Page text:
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SortaGolf hopes to take root

Shane SharpBy Shane Sharp,

He goes by the alias of "Don Glenn" to protect himself from the wrath from United States Golf Association. To his followers, all 2,685 of them, he is a revolutionary of Che Guevarian proportions. He is, well, we can't tell you who he is. But, who he is isn't important.

SortaGolf, he calls it.

No stuffy, complicated USGA rules with sections, subsections, and exceptions here. Just seven basic "Sorta Amendments" designed to simplify an oftentimes perplexing game: always improve your lie, double bogey is max, inside the pole is good, one in - one out, any found ball is yours, equipment; it's all good, and Mulligan to taste.

"SortaGolf puts into rules what people already do," Glenn says. "For example, the first rule is always improve your lie. This doesn't mean move the ball into the fairway, it means you can move it in the general area. The seven rules are about damage control and it has the potential to speed up play."

Mulligan to taste has the potential to speed up play? No, but Glenn says that taken collectively, the seven Sorta Amendments could easily shave a half hour off a foursome's round. Glenn developed the cadre of rules after years and years of watching his former fraternity brothers bend (and break) the USGA rules during their annual golf outing.

"I started to look into the data of how many people adhere to the USGA rules and it was staggering," he says. "Only 23 percent admitted to adhering to the strict interpretation of the rules according to a golfonline.com survey."

A guy with an alias. A playing method modeled after a 12-pack-a-cart fraternity brother party. Is this guy serious? Well, not really. Glenn says the majority of the SortaGolf Web site, SortaGolf.com, is tongue-in-cheek. No, USGA Executive Director David Fay doesn't have his crack team of lawyers working feverishly around the clock to dismantle SortaGolf. Nor does former president Bill Clinton know he's an honorary member.

Glenn has never spoken to Fay and says no one at the USGA returns his phone calls. And in all honestly, he doubts any one at the esteemed organization really cares.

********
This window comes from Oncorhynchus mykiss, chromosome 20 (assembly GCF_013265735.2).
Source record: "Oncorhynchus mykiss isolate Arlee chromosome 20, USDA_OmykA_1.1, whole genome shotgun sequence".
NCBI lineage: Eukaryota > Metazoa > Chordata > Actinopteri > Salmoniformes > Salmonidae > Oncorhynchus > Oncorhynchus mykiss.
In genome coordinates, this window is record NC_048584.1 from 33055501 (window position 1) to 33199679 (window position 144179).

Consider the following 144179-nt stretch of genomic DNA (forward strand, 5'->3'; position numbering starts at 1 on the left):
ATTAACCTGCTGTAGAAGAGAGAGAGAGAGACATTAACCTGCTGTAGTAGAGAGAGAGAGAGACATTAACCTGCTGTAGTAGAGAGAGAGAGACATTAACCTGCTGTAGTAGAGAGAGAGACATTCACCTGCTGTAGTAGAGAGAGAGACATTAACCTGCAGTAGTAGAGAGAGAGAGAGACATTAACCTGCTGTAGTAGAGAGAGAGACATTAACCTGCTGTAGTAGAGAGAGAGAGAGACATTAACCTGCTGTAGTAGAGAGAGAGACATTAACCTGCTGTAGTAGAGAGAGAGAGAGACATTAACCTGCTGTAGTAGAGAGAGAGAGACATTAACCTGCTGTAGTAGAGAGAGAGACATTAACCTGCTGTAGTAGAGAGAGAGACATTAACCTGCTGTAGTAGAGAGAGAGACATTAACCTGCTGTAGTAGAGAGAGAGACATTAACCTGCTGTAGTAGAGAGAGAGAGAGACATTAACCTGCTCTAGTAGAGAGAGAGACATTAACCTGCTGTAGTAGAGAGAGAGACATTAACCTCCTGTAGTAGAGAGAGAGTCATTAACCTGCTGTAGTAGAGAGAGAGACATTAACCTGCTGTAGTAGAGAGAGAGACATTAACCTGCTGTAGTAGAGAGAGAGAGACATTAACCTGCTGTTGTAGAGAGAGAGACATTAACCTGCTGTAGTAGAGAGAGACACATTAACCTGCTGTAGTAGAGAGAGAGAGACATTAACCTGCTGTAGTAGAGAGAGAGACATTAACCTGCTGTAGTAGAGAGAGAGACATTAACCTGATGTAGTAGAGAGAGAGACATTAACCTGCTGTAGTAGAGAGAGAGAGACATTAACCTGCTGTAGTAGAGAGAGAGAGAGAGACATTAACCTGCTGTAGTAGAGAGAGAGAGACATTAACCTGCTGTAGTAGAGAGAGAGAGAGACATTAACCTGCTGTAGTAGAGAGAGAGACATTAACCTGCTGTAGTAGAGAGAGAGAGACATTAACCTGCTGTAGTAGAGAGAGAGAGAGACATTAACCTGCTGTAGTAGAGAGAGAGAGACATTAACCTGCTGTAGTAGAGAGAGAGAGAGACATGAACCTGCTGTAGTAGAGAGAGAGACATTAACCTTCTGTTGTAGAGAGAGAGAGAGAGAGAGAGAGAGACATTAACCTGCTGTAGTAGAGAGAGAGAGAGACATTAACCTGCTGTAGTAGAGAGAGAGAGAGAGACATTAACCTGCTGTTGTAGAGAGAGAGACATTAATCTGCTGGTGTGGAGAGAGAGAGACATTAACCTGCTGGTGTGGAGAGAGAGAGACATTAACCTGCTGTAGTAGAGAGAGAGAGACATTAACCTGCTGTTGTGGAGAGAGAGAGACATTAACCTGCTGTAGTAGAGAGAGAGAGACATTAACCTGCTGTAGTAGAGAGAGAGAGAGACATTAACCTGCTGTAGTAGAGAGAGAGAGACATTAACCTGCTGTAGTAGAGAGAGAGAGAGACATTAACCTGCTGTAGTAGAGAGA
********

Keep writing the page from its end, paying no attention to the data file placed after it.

"I don't think they are losing any sleep over it," Glenn says. "But that isn't the point of it all."

If you'd like join SortaGolf's other quasi members in their quest to liberate the game from the shackles of the USGA -- it's free. The marketing consultant by day, SortaGolf icon by night hopes only to one day recoup his costs by selling SortaGolf gear.

Just another Internet savvy guy with too much time on his hands? Not so fast. Glenn does have a dream of one day shaking up the million dollar business of the corporate scramble.

"The ultimate end is to replace the scramble as the corporate golf tournament of choice with SortaGolf," he says. "The scramble is not a satisfying situation for most golfers. You don't get to play your own ball and it takes five or six hours. How is that fun?

Glenn proposes using the Sorta seven amendments in a best-ball format or a team gross score. While the SortaGolf concept is only officially seven weeks old, it may have found a home.

"We have a huge corporate scramble here in (city blanked out to protect the guilty) that is considering testing the Sorta seven in their tournament," he says.

Glenn is relying solely on the Internet to spread the Sorta word. As a one-man operation with no real budget to speak off, he can reach thousands of potential SortaGolfers every week by simply maintaining the SortaGolf Web site. The best thing going at SortaGolfer.com is undoubtedly the SortaGolf quiz.

"Are you ready to declare your independence from the USGA?" Glen shouts on the other end of the phone when asked what the quiz is all about.

The 10-question quiz includes questions like:

"For Father's Day, your wife gives you a new Callaway ERC driver, which has been branded non-conforming by the USGA but is legal outside the U.S."

The correct answer choice, "ask if she's got some hot balls, too," is covered by Sorta amendment six - Equipment; it's all good.

"Hopefully we'll develop a grassroots following," Glenn says.

David Fay, that's Don Glenn knocking on the doors of the USGA headquarters, and he's bringing SortaGolf in with him.

David. David? Hello. David are you there?

Shane Sharp is vice president of Buffalo Communications, a golf and lifestyle media agency. He was a writer, senior writer and managing editor of TravelGolf.com from 1997 to 2003.

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